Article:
Adventure Movies

10 Best Adventure Movies That Are Not Action, Ranked

July 6, 202410 Mins Read

Since pretty much the birth of cinema as a storytelling art form, the adventure genre has been one of the most popular and prolific. The thrilling and often enjoyable genre allows plenty of room for many kinds of narratives and tropes, lending itself to becoming a fan favorite. At its core, however, adventure is defined by stories of intrepid characters traveling through exotic locations, usually chasing a very specific goal.

Most often, adventure is intertwined with the action genre. On their journey, fearless characters tend to come across situations where they must rely on combat to get out. However, not all adventure films are created equal. In fact, some of the genre’s best examples, like Back to the Future and Interstellar, don’t fit into the action genre at all, even if a few do have occasional action scenes. These are the best and most acclaimed adventure movies that don’t qualify as action, instead adopting other genres like sci-fi, family, or comedy.

10 ‘Monty Python and the Holy Grail’ (1975)

Directed by Terry Gilliam and Terry Jones

A soldier making funny faces from the top of a castle in Monty Python and the Holy Grail - 1975
Image via EMI Films

The British comedy troupe got their breakthrough on television with Monty Python’s Flying Circus, but it’s probably their movies that they’re best-remembered for today. Most notable is their quasi-surreal Arthurian comedy Monty Python and the Holy Grail, where King Arthur and his Knights of the Round Table embark on a mind-bending, low-budget search for the legendary Holy Grail, encountering many silly obstacles along the way.

Directed by Monty Python members Terry Jones and Terry Gilliam, the latter of whom would go on to become one of the most important surrealist filmmakers of all time, Monty Python and the Holy Grail is a perfect, hilarious encapsulation of what makes the troupe’s absurdist sense of humor so timeless. It has a handful of action scenes like the Black Knight sequence being one of the funniest action scenes ever committed to celluloid. All in all, Monty Python and the Holy Grail is an Arthurian adventure that favors humor over spectacle.

Monty Python and the Holy Grail Film Poster

Monty Python and the Holy Grail

Release Date
May 25, 1975

91 minutes

9 ‘The Wages of Fear’ (1953)

Directed by Henri-Georges Clouzot

A man holding another man covered in blood in The Wages of Fear.
Image via Cinédis

The Wages of Fear is a masterpiece of French psychological thriller filmmaking, often imitated but never matched. It’s set in a decrepit South American village, where four men are hired to transport an urgent nitroglycerine shipment without the equipment to make the journey safe. What follows is a ticking time bomb of a movie full of tension and high-octane thrills.

The perfect anti-adventure adventure film, Henri-Georges Clouzot‘s magnum opus is a dark drama about the havoc and destruction that the human condition’s relentless goal-oriented nature can cause. Gritty, realistic, brilliantly written, and beautifully performed, The Wages of Fear violently snatches the audience’s attention and keeps a tight grip on it until the credits roll. And even then, viewers are bound to keep thinking about it for days after.

wages of fear poster

The Wages of Fear

Release Date
April 22, 1953

Yves Montand , Charles Vanel , Folco Lulli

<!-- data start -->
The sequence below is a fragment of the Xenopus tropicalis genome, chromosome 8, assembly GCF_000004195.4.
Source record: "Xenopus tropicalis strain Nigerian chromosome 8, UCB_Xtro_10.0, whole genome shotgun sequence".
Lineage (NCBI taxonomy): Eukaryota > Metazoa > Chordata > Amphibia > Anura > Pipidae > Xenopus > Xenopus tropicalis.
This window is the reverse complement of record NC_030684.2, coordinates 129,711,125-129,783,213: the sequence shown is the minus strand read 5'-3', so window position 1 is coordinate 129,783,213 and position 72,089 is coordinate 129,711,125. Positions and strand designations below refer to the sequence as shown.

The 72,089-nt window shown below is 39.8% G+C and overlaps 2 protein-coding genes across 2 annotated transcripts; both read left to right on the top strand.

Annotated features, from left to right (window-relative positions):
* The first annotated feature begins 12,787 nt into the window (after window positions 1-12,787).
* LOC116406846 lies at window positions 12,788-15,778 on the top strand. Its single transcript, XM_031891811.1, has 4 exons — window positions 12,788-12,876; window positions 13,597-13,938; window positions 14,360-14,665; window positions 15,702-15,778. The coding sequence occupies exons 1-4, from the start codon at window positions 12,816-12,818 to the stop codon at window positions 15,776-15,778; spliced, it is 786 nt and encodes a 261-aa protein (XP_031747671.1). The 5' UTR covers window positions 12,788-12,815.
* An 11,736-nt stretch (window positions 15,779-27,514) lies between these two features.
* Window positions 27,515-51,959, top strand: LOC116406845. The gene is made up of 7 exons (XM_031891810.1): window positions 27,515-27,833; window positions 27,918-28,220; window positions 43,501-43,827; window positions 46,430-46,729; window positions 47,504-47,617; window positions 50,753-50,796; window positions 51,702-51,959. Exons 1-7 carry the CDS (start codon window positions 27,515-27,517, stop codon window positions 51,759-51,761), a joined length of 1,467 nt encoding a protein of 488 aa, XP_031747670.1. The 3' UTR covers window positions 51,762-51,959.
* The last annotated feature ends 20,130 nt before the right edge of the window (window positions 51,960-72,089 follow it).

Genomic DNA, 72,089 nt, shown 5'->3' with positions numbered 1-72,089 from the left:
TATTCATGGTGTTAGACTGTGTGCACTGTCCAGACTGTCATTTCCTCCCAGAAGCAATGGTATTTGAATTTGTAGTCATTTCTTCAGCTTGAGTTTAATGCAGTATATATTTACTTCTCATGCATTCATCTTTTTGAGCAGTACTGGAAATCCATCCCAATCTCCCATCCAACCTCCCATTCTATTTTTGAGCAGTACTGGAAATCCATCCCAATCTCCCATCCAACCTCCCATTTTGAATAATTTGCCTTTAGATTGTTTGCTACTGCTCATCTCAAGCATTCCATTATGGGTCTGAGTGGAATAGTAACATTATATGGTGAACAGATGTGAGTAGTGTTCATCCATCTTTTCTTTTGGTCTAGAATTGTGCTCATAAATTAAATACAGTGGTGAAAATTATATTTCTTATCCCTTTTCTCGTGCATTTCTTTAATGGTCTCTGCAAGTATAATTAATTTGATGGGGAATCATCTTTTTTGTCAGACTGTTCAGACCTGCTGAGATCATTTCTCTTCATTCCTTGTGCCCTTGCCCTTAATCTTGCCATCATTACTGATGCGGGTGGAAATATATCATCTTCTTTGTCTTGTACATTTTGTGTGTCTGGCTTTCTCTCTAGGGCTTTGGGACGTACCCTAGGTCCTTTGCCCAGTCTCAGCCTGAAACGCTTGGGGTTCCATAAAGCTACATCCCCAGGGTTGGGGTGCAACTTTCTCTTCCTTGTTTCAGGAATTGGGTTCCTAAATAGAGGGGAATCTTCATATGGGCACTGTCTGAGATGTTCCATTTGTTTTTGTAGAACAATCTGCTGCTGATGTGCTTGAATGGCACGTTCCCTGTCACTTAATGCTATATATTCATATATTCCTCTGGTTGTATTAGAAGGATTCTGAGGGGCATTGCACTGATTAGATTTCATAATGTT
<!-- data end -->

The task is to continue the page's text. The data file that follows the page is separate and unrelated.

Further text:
153 minutes

Henri-Georges Clouzot , Jérôme Géronimi

Watch on Criterion

8 ‘Inglourious Basterds’ (2009)

Directed by Quentin Tarantino

Danny Donowitz and Lt. Aldo Raine looking down at the camera in Inglourious Basterds (2009)
Image via Universal Pictures

Ask anyone the question of what Quentin Tarantino‘s best film is, and one is bound to get a wide variety of different answers. However, there are a select few that are bound to come up many times, and Inglourious Basterds will surely be among the most common. This dark anti-war dramedy is set in Nazi-occupied France during WWII, where a gang of Jewish American soldiers hatches a plan to assassinate a bunch of Nazi leaders.

Masterfully directed by Tarantino at the very top of his game, Inglourious Basterds knows precisely when to use pitch-black humor, when to be a bit more serious, and when to be so suspenseful that one could practically slice a butter knife through the tension-filled air. Though full of Tarantino’s signature use of violence, Inglourious Basterds is certainly not an action film, nor is it your typical adventure movie. It’s something that must be experienced by every cinephile at least once in their lives.


7 ‘Interstellar’ (2014)

Directed by Christopher Nolan

The spaceship Endurance travels towards a planet on the brink of a black hole in 'Interstellar' (2014).
Image via Paramount Pictures

Love him or hate him, the fact is that Christopher Nolan is one of the most influential and highly acclaimed filmmakers currently working in Hollywood. He has achieved that title through films as outstanding as the sci-fi epic Interstellar, where a former NASA pilot is tasked with leaving the unhospitable Earth with a team of researchers to find a new planet for humans.

With jaw-dropping visuals, one of Hans Zimmer‘s most atmospheric scores, and some of the best characters in Nolan’s filmography, Interstellar is a galactic adventure movie that makes space exploration seem as exhilarating as it is terrifying and poignant. Nolan has built his career on the foundation of the action genre, but for this particular gem, he only needed set pieces so grand and unforgettable that they could speak for themselves without the need for any punches.



Release Date
November 7, 2014

169 minutes

6 ‘The Lion King’ (1994)

Directed by Roger Allers and Rob Minkoff

Simba, Timon, and Pumbaa smiling in The Lion King 2x1
Image via Walt Disney Studios Motion Pictures

Even thirty years after its release, The Lion King is still hailed by many as Disney Animation’s best film to date. Somewhat of a loose adaptation of William Shakespeare‘s seminal play Hamlet, it’s a musical about an enthusiastic young lion prince who’s banished from his kingdom by his treacherous uncle, who has killed his father and usurped the throne.

The Lion King was an immediate smash hit when it came out — so much so that it made itself worthy of a Broadway adaptation. More than just a simple family-friendly adventure, The Lion King is a surprisingly profound and moving philosophical journey symbolized by a young lion’s search for purpose and meaning. Never has a Disney film been this impactful, memorable, or outright irresistible.